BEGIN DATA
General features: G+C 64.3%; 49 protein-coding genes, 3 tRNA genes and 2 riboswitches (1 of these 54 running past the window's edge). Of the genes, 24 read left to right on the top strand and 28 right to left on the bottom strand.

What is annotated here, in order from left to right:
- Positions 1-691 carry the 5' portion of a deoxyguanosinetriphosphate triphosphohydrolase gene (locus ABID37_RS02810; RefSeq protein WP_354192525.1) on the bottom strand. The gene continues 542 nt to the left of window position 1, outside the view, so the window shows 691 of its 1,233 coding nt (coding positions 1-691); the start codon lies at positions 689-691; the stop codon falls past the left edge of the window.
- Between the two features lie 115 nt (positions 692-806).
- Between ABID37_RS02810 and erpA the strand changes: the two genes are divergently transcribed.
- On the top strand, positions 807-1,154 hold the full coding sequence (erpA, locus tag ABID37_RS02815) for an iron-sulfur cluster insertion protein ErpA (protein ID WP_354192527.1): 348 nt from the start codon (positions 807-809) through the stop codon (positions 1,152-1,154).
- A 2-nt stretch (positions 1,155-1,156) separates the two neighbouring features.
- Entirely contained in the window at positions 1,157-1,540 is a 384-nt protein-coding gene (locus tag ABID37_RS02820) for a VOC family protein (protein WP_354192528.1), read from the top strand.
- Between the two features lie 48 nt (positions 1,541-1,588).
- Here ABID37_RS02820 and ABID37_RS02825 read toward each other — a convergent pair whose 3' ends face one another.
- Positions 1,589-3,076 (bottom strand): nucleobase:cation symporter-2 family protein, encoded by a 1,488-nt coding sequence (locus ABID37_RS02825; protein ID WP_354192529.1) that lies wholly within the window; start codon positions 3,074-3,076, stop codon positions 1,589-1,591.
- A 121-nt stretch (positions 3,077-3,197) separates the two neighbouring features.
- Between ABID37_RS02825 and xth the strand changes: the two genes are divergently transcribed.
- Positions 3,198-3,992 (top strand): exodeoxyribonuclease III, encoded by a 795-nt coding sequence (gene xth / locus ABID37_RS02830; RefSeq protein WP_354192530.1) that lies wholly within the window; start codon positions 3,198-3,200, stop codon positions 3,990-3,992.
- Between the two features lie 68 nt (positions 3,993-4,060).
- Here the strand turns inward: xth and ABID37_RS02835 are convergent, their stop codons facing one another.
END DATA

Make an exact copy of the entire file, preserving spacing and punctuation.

General features: G+C 64.3%; 49 protein-coding genes, 3 tRNA genes and 2 riboswitches (1 of these 54 running past the window's edge). Of the genes, 24 read left to right on the top strand and 28 right to left on the bottom strand.

What is annotated here, in order from left to right:
- Positions 1-691 carry the 5' portion of a deoxyguanosinetriphosphate triphosphohydrolase gene (locus ABID37_RS02810; RefSeq protein WP_354192525.1) on the bottom strand. The gene continues 542 nt to the left of window position 1, outside the view, so the window shows 691 of its 1,233 coding nt (coding positions 1-691); the start codon lies at positions 689-691; the stop codon falls past the left edge of the window.
- Between the two features lie 115 nt (positions 692-806).
- Between ABID37_RS02810 and erpA the strand changes: the two genes are divergently transcribed.
- On the top strand, positions 807-1,154 hold the full coding sequence (erpA, locus tag ABID37_RS02815) for an iron-sulfur cluster insertion protein ErpA (protein ID WP_354192527.1): 348 nt from the start codon (positions 807-809) through the stop codon (positions 1,152-1,154).
- A 2-nt stretch (positions 1,155-1,156) separates the two neighbouring features.
- Entirely contained in the window at positions 1,157-1,540 is a 384-nt protein-coding gene (locus tag ABID37_RS02820) for a VOC family protein (protein WP_354192528.1), read from the top strand.
- Between the two features lie 48 nt (positions 1,541-1,588).
- Here ABID37_RS02820 and ABID37_RS02825 read toward each other — a convergent pair whose 3' ends face one another.
- Positions 1,589-3,076 (bottom strand): nucleobase:cation symporter-2 family protein, encoded by a 1,488-nt coding sequence (locus ABID37_RS02825; protein ID WP_354192529.1) that lies wholly within the window; start codon positions 3,074-3,076, stop codon positions 1,589-1,591.
- A 121-nt stretch (positions 3,077-3,197) separates the two neighbouring features.
- Between ABID37_RS02825 and xth the strand changes: the two genes are divergently transcribed.
- Positions 3,198-3,992 (top strand): exodeoxyribonuclease III, encoded by a 795-nt coding sequence (gene xth / locus ABID37_RS02830; RefSeq protein WP_354192530.1) that lies wholly within the window; start codon positions 3,198-3,200, stop codon positions 3,990-3,992.
- Between the two features lie 68 nt (positions 3,993-4,060).
- Here the strand turns inward: xth and ABID37_RS02835 are convergent, their stop codons facing one another.